The Independent Voice of Southern Methodist University Since 1915

The Daily Campus

The Daily Campus

The Independent Voice of Southern Methodist University Since 1915

The Daily Campus

The Independent Voice of Southern Methodist University Since 1915

The Daily Campus

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A glaring inconsistency

 A glaring inconsistency
A glaring inconsistency

A glaring inconsistency

Over the past year, it has become next to impossible to peruse any source of news without receiving the following message, loud and clear from the White House: The United States is currently engaged in a full-fledged effort to stamp out terrorism, whether practiced by groups acting independently or with sponsorship from governments. With terrorist cells being broken up around the world and with the United States taking a hard line against governments that allegedly support terrorists, this would seem to be a true statement. Yet there is one glaring inconsistency with regard to Bush’s so-called “War on Terror,” and after a year’s time it is still with us.

The United States government has a history of sponsoring terrorism. I’ll give you one particularly egregious example: In 1979, the US-backed dictator of Nicaragua, Anastasio Somoza, began to have his rule challenged by a pro-democracy movement of the Nicaraguan people, known as the Sandinistas. The Sandinistas aimed to ameliorate the crushing poverty and terrible living standards faced by the Nicaraguans, and in so doing they posed a threat to certain American corporations that were engaged in sucking what little wealth Nicaragua possessed out of the country. (This is comparable to the efforts by residents of small towns in New England to keep Wal-Mart and McDonalds out of their communities, though the results are dramatically different.)

This was intolerable to the US government, who referred to the whole thing as “communism” and immediately swung into action (the standard United States treatment of Latin America.) President Carter tried to assist Somoza’s own National Guard with keeping the tyrant in power, but despite their bombing campaigns that killed tens of thousands of Nicaraguans, Somoza still did not feel safe and decided to flee to Miami with whatever remained of the Nicaraguan national treasury. The Sandinistas were left in control of the country and promptly made enormous gains in the Nicaraguan standard of living through their various programs, representing the only real hope in Nicaragua for hundreds of years. It should come as no surprise, however, that it was not to last.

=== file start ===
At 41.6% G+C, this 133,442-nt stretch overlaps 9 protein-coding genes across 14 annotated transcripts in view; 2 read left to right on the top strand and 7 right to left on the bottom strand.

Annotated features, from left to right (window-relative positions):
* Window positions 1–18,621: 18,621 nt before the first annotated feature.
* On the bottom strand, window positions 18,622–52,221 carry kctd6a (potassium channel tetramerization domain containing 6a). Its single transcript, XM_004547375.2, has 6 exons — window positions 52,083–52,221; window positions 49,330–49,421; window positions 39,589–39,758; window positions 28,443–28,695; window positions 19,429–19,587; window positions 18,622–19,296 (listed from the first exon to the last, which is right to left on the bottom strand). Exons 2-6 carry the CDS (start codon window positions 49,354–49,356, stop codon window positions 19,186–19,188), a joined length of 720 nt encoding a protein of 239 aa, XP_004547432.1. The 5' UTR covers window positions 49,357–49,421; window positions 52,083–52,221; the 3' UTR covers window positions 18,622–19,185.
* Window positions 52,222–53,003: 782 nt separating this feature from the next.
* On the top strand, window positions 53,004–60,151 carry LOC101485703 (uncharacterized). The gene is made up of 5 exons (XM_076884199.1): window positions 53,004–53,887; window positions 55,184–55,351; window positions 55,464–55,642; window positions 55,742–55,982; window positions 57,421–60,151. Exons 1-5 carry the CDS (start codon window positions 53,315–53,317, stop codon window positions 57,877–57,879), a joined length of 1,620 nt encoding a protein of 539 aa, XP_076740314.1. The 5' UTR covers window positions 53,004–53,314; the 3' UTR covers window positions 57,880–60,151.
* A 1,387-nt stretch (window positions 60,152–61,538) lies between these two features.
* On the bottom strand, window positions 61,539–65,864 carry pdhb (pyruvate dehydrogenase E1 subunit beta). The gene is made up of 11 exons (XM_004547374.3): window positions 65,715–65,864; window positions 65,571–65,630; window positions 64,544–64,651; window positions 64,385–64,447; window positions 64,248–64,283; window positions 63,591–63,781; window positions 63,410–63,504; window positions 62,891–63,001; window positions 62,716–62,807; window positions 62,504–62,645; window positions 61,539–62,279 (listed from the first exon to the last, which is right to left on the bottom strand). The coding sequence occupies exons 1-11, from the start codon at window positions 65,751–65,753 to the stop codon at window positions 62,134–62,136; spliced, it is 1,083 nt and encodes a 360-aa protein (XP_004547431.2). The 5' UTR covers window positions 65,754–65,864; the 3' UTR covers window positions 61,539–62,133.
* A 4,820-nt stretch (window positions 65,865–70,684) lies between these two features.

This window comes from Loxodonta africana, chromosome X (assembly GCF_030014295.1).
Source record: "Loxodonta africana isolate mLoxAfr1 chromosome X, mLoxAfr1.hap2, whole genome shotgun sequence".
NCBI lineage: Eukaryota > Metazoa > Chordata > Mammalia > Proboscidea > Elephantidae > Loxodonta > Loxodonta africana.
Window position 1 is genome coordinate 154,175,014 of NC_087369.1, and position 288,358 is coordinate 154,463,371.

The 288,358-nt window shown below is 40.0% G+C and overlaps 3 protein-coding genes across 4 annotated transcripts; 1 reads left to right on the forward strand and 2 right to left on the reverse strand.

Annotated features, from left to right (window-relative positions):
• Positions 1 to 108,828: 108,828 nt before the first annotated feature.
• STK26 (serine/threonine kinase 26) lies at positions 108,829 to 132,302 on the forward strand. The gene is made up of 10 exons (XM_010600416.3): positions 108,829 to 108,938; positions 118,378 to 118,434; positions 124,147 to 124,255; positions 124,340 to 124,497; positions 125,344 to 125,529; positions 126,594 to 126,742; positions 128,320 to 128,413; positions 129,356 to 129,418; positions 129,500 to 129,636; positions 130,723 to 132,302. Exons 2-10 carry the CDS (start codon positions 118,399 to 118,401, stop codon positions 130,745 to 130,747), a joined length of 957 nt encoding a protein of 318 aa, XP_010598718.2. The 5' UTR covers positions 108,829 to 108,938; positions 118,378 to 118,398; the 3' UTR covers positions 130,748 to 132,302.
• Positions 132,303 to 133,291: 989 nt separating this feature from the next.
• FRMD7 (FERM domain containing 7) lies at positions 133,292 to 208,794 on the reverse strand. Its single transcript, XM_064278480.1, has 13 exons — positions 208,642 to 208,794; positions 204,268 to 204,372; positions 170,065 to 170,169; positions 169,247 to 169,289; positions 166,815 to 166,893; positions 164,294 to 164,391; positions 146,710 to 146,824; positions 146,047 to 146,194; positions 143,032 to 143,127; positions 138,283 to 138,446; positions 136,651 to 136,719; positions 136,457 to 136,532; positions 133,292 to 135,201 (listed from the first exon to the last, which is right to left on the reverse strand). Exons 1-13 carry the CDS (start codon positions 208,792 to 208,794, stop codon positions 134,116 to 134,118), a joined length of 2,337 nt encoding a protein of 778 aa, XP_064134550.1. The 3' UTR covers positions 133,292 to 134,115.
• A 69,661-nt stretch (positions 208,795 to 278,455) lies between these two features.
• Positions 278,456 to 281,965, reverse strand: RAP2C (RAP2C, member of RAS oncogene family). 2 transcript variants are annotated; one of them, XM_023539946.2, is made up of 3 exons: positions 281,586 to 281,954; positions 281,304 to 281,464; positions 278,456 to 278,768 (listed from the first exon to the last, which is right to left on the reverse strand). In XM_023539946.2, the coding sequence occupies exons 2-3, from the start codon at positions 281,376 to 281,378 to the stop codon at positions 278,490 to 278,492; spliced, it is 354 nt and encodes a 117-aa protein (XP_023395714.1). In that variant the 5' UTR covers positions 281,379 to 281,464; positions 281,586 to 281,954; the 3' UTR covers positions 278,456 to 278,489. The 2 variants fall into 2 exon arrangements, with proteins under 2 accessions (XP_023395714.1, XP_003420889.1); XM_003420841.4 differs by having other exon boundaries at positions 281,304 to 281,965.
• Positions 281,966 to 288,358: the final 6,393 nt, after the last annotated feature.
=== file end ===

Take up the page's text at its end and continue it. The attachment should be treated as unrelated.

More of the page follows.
Carter’s government, in one of its last actions during his presidency, flew National Guard commanders out of the country and into Honduras in planes bearing Red Cross insignia (thus violating the Geneva convention.) Safely across the border, the CIA (now under Ronald Reagan) began recruiting Somoza’s thugs into a new fighting force, the contras. Over the next several years, the contras launched near-constant terrorist attacks against Nicaragua, forcing the fragile Sandinista government to divert its meager resources to protect its citizens. Not only did Reagan refer to the contras as “freedom fighters,” at one point likening them to America’s Founding Fathers, the United States dissuaded other nations and banks from assisting the Sandinistas (even after an earthquake), and planted mines in Nicaragua’s harbors (thus making Reagan the only head of state condemned by the World Court). The money to fund the contras at one point was being raised through weapons sales to Iran (of all places), which resulted in something most of us have heard of, but few of us can describe accurately: the Iran-contra scandal. This should have toppled the Reagan administration, but since there was no sex involved (unless you count brutal rapes perpetrated by the contras), Reagan stayed in the Oval Office.

When an election rolled around in 1990, the US made it clear that the atrocities would continue if the Sandinistas won. In a testament to the spirit of the Nicaraguan people, the Sandinistas still received 40 percent of the vote, but in any case Nicaragua was once again under a government acceptable to the United States, all thanks to a massively funded terror campaign. As stated above, this is just one example of typical US policy towards much of Latin America during the 20th century.

If our government were serious about ending terrorism worldwide, we would be seeing a flurry of arrests and war crimes trials of those Americans responsible for sponsoring terrorism, along with massive reparations to the nations victimized by this activity. Instead, many key figures of the contra war now occupy high-level posts in the Bush administration. Oliver North (who tried to conceal evidence of the Iran-contra link) has remained a public figure, at one point running for Senate as a “family values” candidate. (The irony is sickening.) Books laud Ronald Reagan as an “American hero” and ultra-conservative radio host Sean Hannity practically accuses liberals of treason for daring to criticize the CIA.

Terrorism certainly needs to be stopped, and not just the terrorism committed by somebody else or sponsored by somebody else’s government.

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